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Oct
01 2013

A Confession About Confidence

Syndicated from: Fearless Selling Kelley Robertson» Blog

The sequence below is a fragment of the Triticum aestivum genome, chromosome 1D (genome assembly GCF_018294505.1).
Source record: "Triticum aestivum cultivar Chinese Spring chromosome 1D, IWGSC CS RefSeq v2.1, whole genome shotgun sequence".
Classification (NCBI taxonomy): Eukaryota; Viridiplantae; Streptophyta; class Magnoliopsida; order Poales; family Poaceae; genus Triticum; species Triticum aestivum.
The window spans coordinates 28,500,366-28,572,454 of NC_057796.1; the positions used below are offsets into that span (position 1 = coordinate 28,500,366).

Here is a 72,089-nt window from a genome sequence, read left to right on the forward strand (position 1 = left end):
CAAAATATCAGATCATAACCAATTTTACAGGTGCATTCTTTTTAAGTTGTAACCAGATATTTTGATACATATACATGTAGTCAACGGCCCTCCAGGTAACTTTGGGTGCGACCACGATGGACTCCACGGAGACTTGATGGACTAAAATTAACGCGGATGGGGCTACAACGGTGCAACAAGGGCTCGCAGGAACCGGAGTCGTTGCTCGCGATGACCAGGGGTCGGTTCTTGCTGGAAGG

Yesterday, I wrote a post outlining the importance of displaying a confident demeanor when dealing with prospects, especially senior executives. Afterwards, I remembered a situation when I displayed the same timid behaviour as the service advisor I mentioned. Eight years ago I was meeting with a prospect to discuss a sales training project. We talked about their goals, objectives and outcomes and what type of program would work best. Eventually, they asked, “How much will this cost?” I started to reply and the words got caught in my throat. You see, until that point, all price discussions with prospects had been done via telephone or through email. To make matters worse, I had just increased my fees. The little voice in my head screamed, “You can’t charge that much!!” I started to freak out, wondering how I could deal with the situation without looking like a wimp or worse, an idiot. So, I wrote the fee on a sheet of paper and slid it across the table to my prospects. They looked at each other, nodded and said, “Sounds good. Let’s get going.” At that point, I made a commitment to never allow that to happen again. Confidence is a funny thing. We need it to survive, especially in sales. And the most successful sales people tend to be very confident. However, even top performers lack confidence from time to time. An effective strategy to prevent confidence from escaping you when you most need it is to preview—in your mind—the situation beforehand. If necessary, verbally rehearse what you need to say so your brain, mouth and ears all work together. This approach can help you maintain your confidence when you need it most and prevent you from acting like a sales wimp.

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